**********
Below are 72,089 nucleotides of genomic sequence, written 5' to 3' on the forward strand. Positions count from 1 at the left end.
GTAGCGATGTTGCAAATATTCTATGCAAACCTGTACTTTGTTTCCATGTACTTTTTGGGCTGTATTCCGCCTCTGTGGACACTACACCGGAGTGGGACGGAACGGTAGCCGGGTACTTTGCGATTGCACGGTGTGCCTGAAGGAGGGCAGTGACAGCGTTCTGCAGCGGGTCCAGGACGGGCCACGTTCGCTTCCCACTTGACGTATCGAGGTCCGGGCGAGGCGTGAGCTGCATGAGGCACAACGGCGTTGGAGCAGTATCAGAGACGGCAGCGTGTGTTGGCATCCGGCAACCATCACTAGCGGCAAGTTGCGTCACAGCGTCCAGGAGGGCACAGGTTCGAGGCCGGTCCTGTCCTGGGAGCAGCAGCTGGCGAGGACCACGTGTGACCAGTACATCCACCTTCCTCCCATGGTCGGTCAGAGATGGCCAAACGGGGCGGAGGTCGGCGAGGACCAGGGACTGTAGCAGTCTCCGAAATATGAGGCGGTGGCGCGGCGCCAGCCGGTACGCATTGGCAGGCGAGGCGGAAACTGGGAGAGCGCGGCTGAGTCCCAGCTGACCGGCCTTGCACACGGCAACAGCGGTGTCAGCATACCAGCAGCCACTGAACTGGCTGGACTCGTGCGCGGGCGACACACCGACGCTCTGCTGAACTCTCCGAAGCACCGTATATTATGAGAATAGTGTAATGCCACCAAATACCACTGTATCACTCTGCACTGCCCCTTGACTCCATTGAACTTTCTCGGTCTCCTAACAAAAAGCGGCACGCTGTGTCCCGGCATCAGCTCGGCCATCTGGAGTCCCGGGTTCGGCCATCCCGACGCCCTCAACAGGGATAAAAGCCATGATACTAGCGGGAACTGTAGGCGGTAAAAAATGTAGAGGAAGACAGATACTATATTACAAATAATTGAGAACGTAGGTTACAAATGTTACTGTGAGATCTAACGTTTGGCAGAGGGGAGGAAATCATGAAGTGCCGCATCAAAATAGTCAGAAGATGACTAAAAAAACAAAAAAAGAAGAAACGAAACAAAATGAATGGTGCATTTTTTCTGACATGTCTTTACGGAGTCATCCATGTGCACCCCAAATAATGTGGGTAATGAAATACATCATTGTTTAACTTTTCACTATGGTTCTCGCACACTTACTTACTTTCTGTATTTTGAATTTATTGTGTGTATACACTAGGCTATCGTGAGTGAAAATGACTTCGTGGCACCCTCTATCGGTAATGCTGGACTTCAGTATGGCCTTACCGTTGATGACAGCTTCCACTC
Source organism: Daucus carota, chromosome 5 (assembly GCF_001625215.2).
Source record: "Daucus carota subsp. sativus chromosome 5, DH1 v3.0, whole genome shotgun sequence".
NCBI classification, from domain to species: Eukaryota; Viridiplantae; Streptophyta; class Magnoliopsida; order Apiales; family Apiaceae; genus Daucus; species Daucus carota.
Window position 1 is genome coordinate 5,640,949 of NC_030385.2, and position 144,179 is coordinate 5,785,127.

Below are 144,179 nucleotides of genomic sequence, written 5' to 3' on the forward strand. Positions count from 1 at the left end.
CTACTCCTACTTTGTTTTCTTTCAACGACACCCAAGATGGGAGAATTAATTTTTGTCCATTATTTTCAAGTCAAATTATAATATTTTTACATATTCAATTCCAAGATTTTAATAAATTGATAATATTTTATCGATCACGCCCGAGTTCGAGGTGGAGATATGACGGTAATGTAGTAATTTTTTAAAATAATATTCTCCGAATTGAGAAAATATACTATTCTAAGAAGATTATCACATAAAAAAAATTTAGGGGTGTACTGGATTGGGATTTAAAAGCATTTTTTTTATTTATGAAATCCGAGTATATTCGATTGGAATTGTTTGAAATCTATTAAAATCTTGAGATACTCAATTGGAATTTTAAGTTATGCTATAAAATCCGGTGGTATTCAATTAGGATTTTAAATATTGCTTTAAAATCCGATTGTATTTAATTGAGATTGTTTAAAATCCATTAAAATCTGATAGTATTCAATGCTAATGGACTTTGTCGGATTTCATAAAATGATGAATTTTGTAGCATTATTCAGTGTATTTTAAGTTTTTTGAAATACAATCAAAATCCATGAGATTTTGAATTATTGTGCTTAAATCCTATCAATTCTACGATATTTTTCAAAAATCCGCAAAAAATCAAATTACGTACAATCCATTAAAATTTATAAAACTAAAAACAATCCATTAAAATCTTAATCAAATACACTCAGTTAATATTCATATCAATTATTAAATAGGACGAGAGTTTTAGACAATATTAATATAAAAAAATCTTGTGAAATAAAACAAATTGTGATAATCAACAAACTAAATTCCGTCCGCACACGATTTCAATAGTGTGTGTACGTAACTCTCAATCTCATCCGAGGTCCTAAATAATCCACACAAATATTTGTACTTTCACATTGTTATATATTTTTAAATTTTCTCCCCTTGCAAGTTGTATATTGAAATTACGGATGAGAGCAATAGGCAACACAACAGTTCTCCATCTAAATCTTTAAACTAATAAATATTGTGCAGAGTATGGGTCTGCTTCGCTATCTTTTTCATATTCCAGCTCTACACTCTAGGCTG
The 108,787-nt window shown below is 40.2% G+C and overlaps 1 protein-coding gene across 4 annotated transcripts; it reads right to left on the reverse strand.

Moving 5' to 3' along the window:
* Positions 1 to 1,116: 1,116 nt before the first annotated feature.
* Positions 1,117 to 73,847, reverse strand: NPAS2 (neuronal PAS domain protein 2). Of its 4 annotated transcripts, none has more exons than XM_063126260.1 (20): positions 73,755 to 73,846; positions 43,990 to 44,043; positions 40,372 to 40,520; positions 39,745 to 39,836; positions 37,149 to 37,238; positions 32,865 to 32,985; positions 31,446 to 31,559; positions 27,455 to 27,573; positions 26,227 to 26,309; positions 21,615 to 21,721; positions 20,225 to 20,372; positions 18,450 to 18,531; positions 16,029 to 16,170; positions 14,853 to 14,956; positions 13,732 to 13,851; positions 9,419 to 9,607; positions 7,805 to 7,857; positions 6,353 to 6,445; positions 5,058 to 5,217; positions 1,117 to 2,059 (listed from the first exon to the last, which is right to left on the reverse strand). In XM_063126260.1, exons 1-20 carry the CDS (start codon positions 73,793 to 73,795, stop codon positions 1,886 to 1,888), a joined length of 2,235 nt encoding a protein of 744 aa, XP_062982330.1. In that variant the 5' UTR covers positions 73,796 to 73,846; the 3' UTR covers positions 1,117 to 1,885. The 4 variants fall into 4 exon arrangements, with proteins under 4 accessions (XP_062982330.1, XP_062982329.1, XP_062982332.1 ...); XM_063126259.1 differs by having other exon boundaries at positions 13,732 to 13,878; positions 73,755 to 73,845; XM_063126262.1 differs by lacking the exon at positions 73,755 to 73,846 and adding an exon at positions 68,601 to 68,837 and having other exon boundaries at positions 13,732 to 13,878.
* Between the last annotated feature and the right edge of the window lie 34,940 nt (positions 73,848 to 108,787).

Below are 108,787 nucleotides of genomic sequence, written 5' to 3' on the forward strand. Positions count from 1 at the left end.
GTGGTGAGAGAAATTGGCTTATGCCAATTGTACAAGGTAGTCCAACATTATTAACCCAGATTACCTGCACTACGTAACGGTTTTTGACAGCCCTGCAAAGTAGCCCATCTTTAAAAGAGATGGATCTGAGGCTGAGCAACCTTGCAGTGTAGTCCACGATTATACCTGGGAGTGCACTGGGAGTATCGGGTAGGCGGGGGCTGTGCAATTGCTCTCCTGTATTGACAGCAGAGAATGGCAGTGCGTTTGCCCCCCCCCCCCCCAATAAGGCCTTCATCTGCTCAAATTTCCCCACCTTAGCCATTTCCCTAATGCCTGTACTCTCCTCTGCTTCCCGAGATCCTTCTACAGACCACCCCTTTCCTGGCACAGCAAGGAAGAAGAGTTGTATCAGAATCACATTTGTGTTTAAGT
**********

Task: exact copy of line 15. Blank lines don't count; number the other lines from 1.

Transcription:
GTGGTGAGAGAAATTGGCTTATGCCAATTGTACAAGGTAGTCCAACATTATTAACCCAGATTACCTGCACTACGTAACGGTTTTTGACAGCCCTGCAAAGTAGCCCATCTTTAAAAGAGATGGATCTGAGGCTGAGCAACCTTGCAGTGTAGTCCACGATTATACCTGGGAGTGCACTGGGAGTATCGGGTAGGCGGGGGCTGTGCAATTGCTCTCCTGTATTGACAGCAGAGAATGGCAGTGCGTTTGCCCCCCCCCCCCCCAATAAGGCCTTCATCTGCTCAAATTTCCCCACCTTAGCCATTTCCCTAATGCCTGTACTCTCCTCTGCTTCCCGAGATCCTTCTACAGACCACCCCTTTCCTGGCACAGCAAGGAAGAAGAGTTGTATCAGAATCACATTTGTGTTTAAGT